Three capable first-time Democrats are competing for South Broward’s House District 101, and the options for voters reflect the impressive depth of talent among local Democrats.
The candidates are attorney Hillary Cassel of Dania Beach, travel agency owner Todd Delmay of Hollywood, and Clay Miller of Hollywood, the legislative director for Broward County Commissioner Beam Furr. They were the best-prepared newcomers who met with the editorial board in this primary cycle.
The Sun Sentinel enthusiastically recommends Delmay, a civil rights champion and an environmentalist who has the most well-rounded background of the three. He accurately distilled much of what’s wrong with Tallahassee to seven words: “It doesn’t feel like the Legislature cares.”
Delmay, 50, and his husband, Jeff, were one of several gay couples who successfully challenged Florida’s ban on same-sex marriages in 2014 and the first from Broward to marry after a court victory. The couple has a 12-year-old son in public school. Delmay operates a travel agency and has worked in the trenches for a city ordinance to protect tree canopies, better health care for city employees and stronger anti-discrimination housing protections.
He also has worked as a citizen-lobbyist in Tallahassee for the past six years, and testified last spring against the so-called “Don’t Say Gay” bill. He is one of the few Democrats running for the House who has the endorsement of the pro-business Florida Chamber of Commerce.
“I am a history-making, battle-tested candidate ready to serve my community,” Delmay said in his Sun Sentinel questionnaire.
Cassel, 41, is a self-described consumer advocate who has aggressively fought insurance companies in court, and as a result there’s “a target on my back,” she says. She has raised by far the most money, $ 234,000, and the vast majority of it is from lawyers, law firms and public adjusters. She also has loaned her effort of lei $ 50,000.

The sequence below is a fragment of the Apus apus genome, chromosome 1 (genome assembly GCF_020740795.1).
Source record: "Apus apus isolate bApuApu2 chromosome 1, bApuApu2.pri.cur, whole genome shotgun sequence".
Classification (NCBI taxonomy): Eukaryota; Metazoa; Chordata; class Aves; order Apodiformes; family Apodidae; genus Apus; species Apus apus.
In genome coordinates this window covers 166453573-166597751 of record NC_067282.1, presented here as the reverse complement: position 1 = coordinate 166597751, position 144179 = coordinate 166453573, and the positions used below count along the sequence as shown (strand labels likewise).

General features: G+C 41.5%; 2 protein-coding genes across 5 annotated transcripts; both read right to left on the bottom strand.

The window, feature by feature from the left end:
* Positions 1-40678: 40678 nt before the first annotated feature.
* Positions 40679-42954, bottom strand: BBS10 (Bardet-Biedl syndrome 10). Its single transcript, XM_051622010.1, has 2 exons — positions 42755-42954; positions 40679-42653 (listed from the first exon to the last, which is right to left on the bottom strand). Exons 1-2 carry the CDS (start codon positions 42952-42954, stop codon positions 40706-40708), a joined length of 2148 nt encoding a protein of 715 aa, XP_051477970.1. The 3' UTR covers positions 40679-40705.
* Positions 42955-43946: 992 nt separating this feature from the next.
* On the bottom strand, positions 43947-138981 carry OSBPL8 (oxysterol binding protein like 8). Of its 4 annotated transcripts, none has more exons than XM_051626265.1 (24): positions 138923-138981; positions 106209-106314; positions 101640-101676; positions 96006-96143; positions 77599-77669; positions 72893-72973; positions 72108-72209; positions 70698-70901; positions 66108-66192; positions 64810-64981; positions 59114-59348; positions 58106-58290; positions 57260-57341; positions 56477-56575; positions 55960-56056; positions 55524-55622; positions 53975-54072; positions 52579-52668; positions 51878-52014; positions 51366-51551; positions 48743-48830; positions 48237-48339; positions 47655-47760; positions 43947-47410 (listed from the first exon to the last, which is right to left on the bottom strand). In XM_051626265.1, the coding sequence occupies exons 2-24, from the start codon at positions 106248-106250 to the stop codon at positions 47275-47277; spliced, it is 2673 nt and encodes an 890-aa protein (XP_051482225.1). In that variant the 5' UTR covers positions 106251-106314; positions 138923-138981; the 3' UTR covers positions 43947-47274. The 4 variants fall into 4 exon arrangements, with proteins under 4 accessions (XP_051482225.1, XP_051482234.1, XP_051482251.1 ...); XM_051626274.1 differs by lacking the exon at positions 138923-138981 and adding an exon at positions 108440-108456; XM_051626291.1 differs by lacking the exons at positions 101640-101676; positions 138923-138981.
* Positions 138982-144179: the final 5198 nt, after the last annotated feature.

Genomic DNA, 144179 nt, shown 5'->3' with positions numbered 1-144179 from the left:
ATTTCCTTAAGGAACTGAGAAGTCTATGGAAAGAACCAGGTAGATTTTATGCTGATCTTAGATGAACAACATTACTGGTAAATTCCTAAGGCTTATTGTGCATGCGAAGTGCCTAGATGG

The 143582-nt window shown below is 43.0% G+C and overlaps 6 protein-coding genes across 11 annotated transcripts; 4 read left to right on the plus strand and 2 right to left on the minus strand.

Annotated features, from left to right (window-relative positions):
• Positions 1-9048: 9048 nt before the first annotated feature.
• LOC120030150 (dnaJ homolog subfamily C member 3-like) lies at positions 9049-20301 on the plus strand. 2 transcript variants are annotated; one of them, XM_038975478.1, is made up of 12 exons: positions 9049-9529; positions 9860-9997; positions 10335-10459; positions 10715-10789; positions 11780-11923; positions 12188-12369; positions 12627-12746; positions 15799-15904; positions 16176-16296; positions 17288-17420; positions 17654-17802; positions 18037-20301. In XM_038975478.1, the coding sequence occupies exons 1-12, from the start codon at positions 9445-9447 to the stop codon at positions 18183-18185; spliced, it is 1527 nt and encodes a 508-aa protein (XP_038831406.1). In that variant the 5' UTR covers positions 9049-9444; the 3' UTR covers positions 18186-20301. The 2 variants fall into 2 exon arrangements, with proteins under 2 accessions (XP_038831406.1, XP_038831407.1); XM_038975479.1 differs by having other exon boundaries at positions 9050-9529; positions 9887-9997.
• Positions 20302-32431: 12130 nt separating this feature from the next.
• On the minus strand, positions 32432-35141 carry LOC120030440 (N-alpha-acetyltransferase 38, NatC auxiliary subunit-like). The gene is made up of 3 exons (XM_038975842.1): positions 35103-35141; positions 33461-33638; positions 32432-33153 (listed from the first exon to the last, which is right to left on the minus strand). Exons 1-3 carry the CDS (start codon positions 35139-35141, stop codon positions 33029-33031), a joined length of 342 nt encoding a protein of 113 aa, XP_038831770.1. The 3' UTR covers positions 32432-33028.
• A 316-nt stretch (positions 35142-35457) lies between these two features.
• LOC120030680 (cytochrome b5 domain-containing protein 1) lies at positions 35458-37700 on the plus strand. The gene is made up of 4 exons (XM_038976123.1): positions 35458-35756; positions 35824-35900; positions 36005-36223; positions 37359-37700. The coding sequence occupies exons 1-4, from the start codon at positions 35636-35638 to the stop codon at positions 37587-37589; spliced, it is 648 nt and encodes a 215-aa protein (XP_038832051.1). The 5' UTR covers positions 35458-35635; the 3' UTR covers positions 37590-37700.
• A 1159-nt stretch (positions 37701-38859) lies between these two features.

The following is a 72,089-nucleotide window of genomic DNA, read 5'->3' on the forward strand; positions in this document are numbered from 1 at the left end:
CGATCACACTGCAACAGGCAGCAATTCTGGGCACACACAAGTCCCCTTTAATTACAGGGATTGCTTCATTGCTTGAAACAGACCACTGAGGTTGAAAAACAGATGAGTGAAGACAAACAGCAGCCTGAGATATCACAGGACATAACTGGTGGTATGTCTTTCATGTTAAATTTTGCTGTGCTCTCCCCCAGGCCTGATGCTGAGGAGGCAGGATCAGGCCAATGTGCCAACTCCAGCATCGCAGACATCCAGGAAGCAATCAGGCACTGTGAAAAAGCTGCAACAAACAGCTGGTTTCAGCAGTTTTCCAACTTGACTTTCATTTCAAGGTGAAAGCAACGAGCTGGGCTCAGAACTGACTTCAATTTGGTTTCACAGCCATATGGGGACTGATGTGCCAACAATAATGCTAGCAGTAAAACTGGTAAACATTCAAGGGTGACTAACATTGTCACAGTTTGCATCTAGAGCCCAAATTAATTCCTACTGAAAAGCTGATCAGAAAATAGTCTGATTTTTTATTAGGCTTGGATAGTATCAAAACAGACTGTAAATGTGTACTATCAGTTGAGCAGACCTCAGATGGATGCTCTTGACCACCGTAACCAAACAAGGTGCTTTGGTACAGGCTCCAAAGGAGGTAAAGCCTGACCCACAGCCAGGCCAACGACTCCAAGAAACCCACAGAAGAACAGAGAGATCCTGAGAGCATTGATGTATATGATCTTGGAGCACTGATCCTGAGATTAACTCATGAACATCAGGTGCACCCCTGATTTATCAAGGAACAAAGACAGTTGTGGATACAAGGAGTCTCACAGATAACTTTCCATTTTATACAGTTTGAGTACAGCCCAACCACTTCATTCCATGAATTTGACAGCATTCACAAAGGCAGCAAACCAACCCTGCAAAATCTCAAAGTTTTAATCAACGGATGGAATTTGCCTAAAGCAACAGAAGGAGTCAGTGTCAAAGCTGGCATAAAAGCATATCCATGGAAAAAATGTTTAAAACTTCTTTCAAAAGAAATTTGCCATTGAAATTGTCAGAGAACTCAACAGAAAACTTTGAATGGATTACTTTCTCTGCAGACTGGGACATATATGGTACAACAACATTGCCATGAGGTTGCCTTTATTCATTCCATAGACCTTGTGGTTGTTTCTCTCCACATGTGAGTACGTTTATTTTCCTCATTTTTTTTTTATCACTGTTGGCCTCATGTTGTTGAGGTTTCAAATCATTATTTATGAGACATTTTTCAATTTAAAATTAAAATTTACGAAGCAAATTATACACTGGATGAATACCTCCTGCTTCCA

Delmay has raised much less, $ 128,000, but has hundreds of small-dollar donors who have given from $ 2 to $ 250. He has not created a soft-money political committee, and to his credit di lui, he has avoided personal negative attacks on his rivals.
Cassel founded the Florida Policyholders Cooperative, a statewide political committee largely funded by lawyers to stabilize a “broken” property insurance market. The committee gave money to Democrats and Republicans, including committees linked to Senate President Wilton Simpson, CFO Jimmy Patronis and House Speaker-designate Paul Renner, R-Palm Coast. She argues persuasively, but lawyers don’t suffer from a lack of access in the state Capitol.
Cassel said a Miller mailing falsely accused the PAC of donating money to Gov. Ron DeSantis and former President Trump, but Miller said that because the committee funneled large sums to the state Republican Party and GOP-aligned committees, the destination of the donations is untraceable.
Cassel supports making the state insurance commissioner elected, not appointed, an idea with which we strongly disagree. It sounds appealing, but it failed because past commissioners were compromised by insurance industry campaign contributions. The post is now an appointee of the governor and Cabinet.
Miller, 28, a product of working-class Hollywood and South Broward High School, is politically astute with an eye for detail, and five years of county work has sharpened his policy skills and his ability to work across multiple layers of government.
This contest is a closed primary open only to Democratic voters because a Republican, Guy Silla, also qualified for the Nov. 8 ballot. Florida House members are elected to two-year terms at a salary of $ 29,697 a year.
Delmay would be an asset to the Democratic Party as a small business owner at the forefront of the fight for civil rights in the LGBTQ community. He’s not a left-wing ideologue and he strongly supports improving the K-12 education system. In the Democratic primary for House District 101, the Sun Sentinel recommends Todd Delmay.
Editorials are the opinion of the Sun Sentinel Editorial Board and written by one of its staff members. The Editorial Board consists of Editorial Page Editor Steve Bousquet, Deputy Editorial Page Editor Dan Sweeney and Editor-in-Chief Julie Anderson.